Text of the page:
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Saturday, January 22, 2022

Thousands attend annual ButterflyFest

<p>Sarah Whitin, 6, looks at some moths and butterflies on display at ButterflyFest at the Florida Museum of Natural History on Saturday.</p>

Sarah Whitin, 6, looks at some moths and butterflies on display at ButterflyFest at the Florida Museum of Natural History on Saturday.

The monarch butterfly wings strapped to 11-year-old Ashley Fuller's back had a span that doubled the width of her frame and reached the top of her head. 

"I've been raising skippers, butterflies and moths for nine years now," said Ashley, of Sebastian, Fla. "I just love the caterpillars and the stages they go through, from cocoon to butterfly."

The Florida Museum of Natural History's sixth annual ButterflyFest spread its wings Saturday, and Ashley was one of the 2,600 attendees that day.

The free and public family-friendly festival was held Saturday and Sunday and featured presentations, activities and crafts that focus on pollinators like butterflies, bats, birds and bees.

Last year the total attendance count for the museum's signature outreach event was 5,400 while this year it reached 5,229.

Marketing and Public Relations Coordinator Leeann Bright said the festival stands out because it is family-oriented but appeals to all generations.

The festival's keynote speaker was Naomi Pierce, a Harvard scientist speaking about the symbiotic relationship between ants and caterpillars, Bright said.

Presentations included a talk on Japanese butterflies and moths, Caribbean bats, local hummingbirds and entomophagy - the practice of eating insects.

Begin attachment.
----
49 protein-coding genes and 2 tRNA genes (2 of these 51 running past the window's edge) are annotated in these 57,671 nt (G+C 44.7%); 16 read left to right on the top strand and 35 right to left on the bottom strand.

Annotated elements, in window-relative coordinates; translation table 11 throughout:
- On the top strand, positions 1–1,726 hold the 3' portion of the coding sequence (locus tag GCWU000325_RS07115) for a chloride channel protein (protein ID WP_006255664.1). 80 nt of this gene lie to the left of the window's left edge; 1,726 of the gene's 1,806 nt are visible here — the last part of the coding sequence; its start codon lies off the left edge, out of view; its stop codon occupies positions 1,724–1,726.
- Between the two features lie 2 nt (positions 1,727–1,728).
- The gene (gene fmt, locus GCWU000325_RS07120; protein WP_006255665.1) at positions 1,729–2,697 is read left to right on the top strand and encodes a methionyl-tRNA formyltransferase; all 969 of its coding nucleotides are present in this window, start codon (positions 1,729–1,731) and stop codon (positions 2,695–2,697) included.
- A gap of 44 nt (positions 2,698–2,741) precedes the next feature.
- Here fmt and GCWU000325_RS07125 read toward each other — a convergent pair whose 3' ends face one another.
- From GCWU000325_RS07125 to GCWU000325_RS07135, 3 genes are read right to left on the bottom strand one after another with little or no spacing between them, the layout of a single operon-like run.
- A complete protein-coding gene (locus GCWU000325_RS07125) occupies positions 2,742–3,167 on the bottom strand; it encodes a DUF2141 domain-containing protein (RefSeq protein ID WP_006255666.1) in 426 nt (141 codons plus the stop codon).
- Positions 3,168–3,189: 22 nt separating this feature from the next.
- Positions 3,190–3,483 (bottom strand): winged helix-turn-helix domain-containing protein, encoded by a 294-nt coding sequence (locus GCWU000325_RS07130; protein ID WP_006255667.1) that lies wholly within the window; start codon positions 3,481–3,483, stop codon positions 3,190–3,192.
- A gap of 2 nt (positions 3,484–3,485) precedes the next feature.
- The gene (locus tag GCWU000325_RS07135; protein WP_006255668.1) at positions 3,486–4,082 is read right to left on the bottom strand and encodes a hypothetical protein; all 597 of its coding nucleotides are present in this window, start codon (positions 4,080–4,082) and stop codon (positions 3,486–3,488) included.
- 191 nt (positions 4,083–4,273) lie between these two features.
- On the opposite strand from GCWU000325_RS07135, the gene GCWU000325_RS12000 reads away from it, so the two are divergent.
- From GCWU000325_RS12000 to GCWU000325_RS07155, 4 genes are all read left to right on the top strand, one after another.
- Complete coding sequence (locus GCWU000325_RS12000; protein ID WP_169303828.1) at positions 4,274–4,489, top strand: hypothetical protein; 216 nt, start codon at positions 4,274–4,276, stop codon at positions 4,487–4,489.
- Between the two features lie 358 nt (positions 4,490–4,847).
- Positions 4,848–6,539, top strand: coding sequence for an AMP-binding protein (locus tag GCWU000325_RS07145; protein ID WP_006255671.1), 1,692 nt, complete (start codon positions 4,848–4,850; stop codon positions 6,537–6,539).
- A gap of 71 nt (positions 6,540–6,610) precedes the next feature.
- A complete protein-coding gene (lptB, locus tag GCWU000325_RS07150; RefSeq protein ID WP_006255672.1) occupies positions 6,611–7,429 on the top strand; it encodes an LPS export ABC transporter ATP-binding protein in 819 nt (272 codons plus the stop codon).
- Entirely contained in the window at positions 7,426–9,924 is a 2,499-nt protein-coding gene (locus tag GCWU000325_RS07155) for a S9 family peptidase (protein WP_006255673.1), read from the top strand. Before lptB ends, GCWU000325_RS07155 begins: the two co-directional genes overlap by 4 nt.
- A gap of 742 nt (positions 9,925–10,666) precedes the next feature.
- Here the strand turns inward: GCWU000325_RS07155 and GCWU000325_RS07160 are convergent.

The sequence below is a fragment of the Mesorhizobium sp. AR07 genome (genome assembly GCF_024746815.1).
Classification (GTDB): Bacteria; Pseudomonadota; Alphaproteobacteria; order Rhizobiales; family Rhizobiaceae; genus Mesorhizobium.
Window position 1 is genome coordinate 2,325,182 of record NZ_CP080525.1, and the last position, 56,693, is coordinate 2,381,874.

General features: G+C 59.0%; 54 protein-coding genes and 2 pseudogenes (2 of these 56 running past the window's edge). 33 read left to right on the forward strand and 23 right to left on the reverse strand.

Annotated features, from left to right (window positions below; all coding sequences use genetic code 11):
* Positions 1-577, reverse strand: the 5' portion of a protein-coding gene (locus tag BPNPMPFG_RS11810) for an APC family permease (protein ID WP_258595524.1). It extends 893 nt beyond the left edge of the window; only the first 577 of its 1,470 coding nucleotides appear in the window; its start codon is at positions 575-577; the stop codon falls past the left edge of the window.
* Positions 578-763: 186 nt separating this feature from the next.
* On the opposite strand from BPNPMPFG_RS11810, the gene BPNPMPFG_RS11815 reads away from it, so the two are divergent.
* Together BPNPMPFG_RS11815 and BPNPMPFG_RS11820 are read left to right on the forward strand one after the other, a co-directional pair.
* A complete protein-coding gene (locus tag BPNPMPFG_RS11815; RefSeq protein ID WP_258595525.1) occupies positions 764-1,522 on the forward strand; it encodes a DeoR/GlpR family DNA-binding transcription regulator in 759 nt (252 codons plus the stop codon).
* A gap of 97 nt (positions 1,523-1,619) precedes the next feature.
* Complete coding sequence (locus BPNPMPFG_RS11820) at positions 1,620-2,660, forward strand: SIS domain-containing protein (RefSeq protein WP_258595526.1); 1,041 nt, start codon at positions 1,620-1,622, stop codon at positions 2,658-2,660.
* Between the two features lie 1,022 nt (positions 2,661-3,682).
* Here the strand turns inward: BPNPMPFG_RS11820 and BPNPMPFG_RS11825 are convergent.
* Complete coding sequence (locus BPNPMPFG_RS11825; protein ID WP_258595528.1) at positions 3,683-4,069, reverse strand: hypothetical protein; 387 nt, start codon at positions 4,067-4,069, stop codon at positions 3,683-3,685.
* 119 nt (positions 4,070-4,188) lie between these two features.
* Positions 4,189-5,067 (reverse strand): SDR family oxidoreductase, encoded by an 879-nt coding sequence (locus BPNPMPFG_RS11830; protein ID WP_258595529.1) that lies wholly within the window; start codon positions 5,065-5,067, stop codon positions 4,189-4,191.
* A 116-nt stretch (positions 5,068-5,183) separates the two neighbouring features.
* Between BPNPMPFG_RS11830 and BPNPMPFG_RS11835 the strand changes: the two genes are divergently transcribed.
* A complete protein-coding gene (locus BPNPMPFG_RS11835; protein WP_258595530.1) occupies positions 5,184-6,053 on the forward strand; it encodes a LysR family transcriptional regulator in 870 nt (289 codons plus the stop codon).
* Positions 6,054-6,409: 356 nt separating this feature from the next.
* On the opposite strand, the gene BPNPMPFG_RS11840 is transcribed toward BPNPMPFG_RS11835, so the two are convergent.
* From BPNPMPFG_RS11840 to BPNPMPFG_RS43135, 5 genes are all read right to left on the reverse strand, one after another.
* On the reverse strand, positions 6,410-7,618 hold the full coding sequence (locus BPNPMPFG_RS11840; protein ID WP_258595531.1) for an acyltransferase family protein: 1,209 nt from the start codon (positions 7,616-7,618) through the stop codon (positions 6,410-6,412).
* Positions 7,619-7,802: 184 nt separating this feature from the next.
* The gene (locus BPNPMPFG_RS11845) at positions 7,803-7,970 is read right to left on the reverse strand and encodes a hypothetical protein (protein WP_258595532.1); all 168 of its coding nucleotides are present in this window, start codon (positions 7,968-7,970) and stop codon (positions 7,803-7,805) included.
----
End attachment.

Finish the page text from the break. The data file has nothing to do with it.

In addition to the presentations, the inside of the museum bustled with 19 tables featuring nonprofit organizations, pollinator costume arts and crafts, a pollinator parade and butterfly bingo.

The front lawn of the Cultural Plaza had food and merchandise vendors, jugglers and free activities like a sack race and butterfly release.

Jaret Daniels, assistant director of exhibits and public programs, said a traditional highlight of the festival is the annual plant sale with more than 120 species of plants.

"We really try to promote habitat gardening," he said. "We want people to understand they can make a significant difference in their own yards by planting wildlife-friendly plants."

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The festival also offered activities that charged admission, including the Butterfly Rainforest, a photography workshop and a behind-the-scenes tour of the McGuire Center for Lepidoptera and Biodiversity.

A common misconception, Daniels said, is that because the event is branded "ButterflyFest," it's just about butterflies.

"If you're interested in nature in general and having a fun time in the community, this is the place to be."

 

Sarah Whitin, 6, looks at some moths and butterflies on display at ButterflyFest at the Florida Museum of Natural History on Saturday.

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